Monday, August 23, 2010


The newspaper was delivered at 4:45 a.m. Sitting on the porch, I can see the lady's lights when she swings onto the block each morning, makes a couple of stops and finally slips the paper under my door. No one else is around. She does her job. Somehow, I am impressed: No one else is looking; do it anyway.


I wonder if it's true ... maybe sometimes, but not always: People who have suffered more are more honestly kind to those around them. I was remembering the kindness of Dokai Fukui, a man who, before he became a monk, had been captured by the Chinese during World War II and spent some time as a badly-treated slave building a railway. He returned to Japan with a number of physical ailments, became a monk, and yet, when he encouraged me to practice zazen or to see things in another light, he was the soul of kindness ... firm but ever willing to lend a hand.

Yesterday, I read an interview with a woman who had considerable contact with the world of Buddhism. She had tried Zen but switched to Tibetan "because they are happier." I too love the Tibetan smiles, but it is too late for me: Smiles and frowns each carry their wisdoms and their idiocies and my job, like anyone else's, is to winkle out which is which.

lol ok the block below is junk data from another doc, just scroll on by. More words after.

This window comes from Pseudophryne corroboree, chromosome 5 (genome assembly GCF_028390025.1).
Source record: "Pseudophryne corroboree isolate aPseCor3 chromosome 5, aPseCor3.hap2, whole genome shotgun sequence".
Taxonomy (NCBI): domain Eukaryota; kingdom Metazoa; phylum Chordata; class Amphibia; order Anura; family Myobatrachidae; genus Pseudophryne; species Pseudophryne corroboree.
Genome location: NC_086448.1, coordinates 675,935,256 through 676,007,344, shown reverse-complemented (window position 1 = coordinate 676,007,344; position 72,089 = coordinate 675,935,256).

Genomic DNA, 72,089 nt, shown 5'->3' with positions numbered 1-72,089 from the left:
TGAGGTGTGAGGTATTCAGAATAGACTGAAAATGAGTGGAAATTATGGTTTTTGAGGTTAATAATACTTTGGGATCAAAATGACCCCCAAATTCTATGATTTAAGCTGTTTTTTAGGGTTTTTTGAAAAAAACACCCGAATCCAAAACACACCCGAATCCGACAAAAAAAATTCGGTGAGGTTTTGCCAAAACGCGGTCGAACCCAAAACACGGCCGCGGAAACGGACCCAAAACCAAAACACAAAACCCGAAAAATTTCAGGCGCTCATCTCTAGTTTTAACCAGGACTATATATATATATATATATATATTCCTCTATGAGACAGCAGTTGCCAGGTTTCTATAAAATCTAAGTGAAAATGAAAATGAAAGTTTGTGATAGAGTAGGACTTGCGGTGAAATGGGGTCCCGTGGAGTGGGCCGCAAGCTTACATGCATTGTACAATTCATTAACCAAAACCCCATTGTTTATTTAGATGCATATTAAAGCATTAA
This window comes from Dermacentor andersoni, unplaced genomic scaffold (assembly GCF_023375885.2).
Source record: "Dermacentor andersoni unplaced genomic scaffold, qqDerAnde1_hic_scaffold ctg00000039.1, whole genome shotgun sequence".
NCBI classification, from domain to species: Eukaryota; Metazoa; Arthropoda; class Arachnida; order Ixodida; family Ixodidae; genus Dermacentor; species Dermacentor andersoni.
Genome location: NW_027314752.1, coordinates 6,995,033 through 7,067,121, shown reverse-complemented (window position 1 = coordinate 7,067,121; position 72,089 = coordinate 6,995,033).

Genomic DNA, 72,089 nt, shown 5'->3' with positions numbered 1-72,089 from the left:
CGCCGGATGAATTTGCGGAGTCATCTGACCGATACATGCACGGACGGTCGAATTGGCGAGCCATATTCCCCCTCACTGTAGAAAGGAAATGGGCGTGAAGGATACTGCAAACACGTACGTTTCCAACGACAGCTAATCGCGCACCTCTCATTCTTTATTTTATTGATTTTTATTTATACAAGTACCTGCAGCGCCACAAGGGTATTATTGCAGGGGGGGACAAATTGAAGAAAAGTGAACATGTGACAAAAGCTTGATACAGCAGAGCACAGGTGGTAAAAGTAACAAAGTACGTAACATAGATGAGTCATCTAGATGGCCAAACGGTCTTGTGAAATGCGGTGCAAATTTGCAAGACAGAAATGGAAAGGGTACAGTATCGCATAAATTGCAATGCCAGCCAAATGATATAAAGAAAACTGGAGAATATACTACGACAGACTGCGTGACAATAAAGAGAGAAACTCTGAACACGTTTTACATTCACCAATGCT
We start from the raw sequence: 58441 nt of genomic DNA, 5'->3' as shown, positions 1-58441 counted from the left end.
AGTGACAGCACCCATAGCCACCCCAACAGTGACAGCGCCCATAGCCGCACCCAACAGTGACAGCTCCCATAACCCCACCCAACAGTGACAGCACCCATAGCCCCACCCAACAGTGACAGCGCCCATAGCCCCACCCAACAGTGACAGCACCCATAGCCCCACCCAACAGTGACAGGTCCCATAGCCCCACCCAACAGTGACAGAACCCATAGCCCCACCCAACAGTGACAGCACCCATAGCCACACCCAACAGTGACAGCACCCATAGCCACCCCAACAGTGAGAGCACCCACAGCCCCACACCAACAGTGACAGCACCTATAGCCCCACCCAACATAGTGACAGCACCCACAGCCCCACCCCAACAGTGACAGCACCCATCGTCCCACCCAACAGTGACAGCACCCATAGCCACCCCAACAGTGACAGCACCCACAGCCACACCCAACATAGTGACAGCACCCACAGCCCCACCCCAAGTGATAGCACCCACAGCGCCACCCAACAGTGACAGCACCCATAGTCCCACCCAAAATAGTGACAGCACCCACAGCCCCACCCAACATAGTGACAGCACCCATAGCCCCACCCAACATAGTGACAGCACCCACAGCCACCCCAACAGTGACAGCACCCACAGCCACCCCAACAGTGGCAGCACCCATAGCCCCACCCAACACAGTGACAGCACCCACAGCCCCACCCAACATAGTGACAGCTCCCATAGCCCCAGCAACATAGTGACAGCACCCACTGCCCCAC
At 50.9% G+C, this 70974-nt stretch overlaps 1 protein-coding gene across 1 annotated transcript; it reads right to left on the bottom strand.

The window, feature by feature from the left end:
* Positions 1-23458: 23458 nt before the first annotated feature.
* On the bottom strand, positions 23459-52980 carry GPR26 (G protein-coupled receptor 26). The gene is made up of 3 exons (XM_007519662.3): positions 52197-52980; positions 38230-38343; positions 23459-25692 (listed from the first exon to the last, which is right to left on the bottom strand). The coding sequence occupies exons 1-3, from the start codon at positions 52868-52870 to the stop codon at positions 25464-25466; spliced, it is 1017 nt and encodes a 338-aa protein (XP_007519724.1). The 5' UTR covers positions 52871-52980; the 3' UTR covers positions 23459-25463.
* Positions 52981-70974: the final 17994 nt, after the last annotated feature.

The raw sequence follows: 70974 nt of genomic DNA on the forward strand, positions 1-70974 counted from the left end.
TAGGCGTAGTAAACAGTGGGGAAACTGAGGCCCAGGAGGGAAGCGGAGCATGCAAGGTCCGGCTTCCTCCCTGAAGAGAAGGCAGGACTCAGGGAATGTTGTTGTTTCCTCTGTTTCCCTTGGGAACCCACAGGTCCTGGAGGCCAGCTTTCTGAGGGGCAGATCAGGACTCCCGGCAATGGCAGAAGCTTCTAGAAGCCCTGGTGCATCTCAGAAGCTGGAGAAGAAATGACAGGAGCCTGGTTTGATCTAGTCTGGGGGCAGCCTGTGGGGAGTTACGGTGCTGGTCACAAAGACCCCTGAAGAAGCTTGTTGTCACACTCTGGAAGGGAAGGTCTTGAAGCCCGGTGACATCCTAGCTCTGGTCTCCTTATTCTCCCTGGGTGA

Yesterday as well, I reminded the woman who came to sit with me that there was a mythological swan in Hinduism -- a swan which, while floating on a vast body of water, is capable of sipping the one drop of milk hiding in its vastness. Even those who have precisely zero interest in spiritual endeavor do the same, I imagine: Sip the pure milk from the murky water; find the truth among the fabrications. It's a hell of an effort and some get no further than text and ritual ... the ability to parrot the wisdom and kindness of others; the ability to read and regurgitate instructions; the ability to gather up and husband the cozy, if uncertain, contentments of belief.

What does it take to be a swan? Sometimes I think it just takes a courageous curiosity ... but maybe that's wrong. A swan is a just a swan -- what need for curiosity? Drink your milk.

Just noodling.


  1. No.

    A swan is either born a swan, or becomes one through intense effort.

    Saraswati uses the animal symbol of the swan, which embodies the attributes of intelligence and wisdom (amongst others). The Swan symbolizes that her attributes are founded in the experience of the Absolute Truth, and it is this experience, that provides her with the discrimination neccessary, to separate milk from water.

    No Experience, No Milk.

    Whenever I noodle, all I find is more noodles - which is wonderful, if all I want is noodles.

  2. "but it is too late for me"

    This is your koan. No swans, no noodles, just this. For the rest of your life nothing but this.

    Good luck.